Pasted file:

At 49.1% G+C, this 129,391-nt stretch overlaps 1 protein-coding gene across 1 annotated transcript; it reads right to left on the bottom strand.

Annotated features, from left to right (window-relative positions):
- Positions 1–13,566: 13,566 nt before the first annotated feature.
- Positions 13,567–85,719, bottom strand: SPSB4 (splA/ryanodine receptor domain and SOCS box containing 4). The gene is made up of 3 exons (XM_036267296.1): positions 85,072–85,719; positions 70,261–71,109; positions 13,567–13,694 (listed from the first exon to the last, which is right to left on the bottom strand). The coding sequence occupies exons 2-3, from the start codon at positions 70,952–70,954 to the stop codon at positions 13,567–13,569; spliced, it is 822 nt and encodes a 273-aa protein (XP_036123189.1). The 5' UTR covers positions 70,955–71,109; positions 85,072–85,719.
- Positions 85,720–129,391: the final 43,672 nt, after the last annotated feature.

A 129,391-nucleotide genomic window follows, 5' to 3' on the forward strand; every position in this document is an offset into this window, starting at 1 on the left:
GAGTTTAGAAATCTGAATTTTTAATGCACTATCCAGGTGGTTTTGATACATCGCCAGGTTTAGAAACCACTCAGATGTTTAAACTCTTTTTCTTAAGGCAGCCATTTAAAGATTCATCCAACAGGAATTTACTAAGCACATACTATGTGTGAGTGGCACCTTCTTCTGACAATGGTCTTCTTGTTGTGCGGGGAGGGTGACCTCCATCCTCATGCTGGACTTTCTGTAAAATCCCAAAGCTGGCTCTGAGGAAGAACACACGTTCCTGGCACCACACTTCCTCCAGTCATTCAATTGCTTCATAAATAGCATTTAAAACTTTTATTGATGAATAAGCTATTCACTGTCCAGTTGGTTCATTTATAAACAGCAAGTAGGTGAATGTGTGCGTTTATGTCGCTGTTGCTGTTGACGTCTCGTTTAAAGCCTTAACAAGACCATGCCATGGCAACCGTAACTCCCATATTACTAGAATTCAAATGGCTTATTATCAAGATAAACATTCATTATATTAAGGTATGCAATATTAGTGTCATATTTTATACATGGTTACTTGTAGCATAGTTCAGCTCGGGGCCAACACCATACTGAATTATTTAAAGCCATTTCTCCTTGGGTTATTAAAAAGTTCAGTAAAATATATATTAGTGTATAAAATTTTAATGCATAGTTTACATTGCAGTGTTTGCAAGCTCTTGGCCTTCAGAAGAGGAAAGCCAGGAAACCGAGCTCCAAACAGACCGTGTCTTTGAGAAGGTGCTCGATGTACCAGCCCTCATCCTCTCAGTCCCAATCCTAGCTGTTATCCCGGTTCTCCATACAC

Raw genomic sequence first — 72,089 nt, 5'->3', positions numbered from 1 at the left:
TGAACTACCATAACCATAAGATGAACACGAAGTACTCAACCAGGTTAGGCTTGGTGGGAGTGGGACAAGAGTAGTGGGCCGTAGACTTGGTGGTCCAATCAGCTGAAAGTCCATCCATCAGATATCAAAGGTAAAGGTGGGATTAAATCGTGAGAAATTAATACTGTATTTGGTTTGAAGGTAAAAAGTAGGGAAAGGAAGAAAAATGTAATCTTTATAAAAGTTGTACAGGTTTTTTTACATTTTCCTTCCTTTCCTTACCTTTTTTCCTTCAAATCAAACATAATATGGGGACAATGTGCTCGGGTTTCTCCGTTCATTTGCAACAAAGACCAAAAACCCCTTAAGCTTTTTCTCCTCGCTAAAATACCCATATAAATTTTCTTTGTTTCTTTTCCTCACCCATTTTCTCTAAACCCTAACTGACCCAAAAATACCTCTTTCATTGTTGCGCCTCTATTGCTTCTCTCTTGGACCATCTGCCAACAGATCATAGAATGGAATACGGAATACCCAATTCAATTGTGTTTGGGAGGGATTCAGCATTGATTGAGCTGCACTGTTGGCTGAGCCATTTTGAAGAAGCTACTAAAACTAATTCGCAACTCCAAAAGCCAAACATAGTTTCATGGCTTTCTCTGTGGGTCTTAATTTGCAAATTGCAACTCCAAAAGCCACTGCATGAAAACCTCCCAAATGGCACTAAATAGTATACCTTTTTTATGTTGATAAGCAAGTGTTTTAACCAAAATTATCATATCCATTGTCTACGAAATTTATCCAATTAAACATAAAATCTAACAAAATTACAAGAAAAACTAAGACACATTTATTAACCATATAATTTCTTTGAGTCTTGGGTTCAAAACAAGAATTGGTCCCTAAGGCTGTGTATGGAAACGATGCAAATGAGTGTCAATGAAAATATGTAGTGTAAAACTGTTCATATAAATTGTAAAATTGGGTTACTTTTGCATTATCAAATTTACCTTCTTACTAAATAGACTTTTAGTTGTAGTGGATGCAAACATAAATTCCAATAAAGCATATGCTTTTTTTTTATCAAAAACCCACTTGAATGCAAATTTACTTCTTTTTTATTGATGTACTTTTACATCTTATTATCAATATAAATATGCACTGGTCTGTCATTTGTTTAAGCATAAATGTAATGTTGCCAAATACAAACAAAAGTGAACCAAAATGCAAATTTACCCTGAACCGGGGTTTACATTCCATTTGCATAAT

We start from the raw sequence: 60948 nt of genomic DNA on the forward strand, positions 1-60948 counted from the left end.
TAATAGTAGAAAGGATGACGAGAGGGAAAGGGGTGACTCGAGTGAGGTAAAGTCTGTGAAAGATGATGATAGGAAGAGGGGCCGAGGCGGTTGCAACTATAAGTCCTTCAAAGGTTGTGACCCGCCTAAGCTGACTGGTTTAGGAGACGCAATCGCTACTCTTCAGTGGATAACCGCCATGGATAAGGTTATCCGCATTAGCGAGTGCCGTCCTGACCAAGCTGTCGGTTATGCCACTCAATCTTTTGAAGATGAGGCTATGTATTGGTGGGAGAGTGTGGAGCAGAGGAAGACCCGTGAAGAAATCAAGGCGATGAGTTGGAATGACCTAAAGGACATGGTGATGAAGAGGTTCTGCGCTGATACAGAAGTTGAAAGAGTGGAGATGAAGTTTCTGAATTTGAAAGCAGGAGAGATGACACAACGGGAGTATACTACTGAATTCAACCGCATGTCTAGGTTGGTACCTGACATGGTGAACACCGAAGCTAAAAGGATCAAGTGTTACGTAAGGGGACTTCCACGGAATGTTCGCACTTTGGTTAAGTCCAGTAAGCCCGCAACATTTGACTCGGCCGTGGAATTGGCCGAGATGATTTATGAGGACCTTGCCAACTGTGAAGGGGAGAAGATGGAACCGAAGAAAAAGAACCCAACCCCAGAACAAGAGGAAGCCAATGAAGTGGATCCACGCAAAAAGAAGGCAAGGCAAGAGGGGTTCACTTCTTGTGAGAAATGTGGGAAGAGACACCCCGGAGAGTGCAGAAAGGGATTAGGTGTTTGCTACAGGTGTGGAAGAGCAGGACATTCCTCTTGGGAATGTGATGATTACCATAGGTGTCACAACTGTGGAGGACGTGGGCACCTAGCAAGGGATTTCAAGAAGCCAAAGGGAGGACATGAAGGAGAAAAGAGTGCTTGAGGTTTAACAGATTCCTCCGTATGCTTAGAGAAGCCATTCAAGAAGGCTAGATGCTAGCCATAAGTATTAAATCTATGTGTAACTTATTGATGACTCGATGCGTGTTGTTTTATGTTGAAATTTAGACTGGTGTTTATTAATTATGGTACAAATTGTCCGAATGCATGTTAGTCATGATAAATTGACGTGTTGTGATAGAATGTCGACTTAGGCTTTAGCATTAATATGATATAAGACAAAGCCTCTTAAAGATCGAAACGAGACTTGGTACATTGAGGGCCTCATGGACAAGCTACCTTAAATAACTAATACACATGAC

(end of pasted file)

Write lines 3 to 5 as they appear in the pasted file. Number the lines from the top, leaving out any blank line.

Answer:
- Positions 1–13,566: 13,566 nt before the first annotated feature.
- Positions 13,567–85,719, bottom strand: SPSB4 (splA/ryanodine receptor domain and SOCS box containing 4). The gene is made up of 3 exons (XM_036267296.1): positions 85,072–85,719; positions 70,261–71,109; positions 13,567–13,694 (listed from the first exon to the last, which is right to left on the bottom strand). The coding sequence occupies exons 2-3, from the start codon at positions 70,952–70,954 to the stop codon at positions 13,567–13,569; spliced, it is 822 nt and encodes a 273-aa protein (XP_036123189.1). The 5' UTR covers positions 70,955–71,109; positions 85,072–85,719.
- Positions 85,720–129,391: the final 43,672 nt, after the last annotated feature.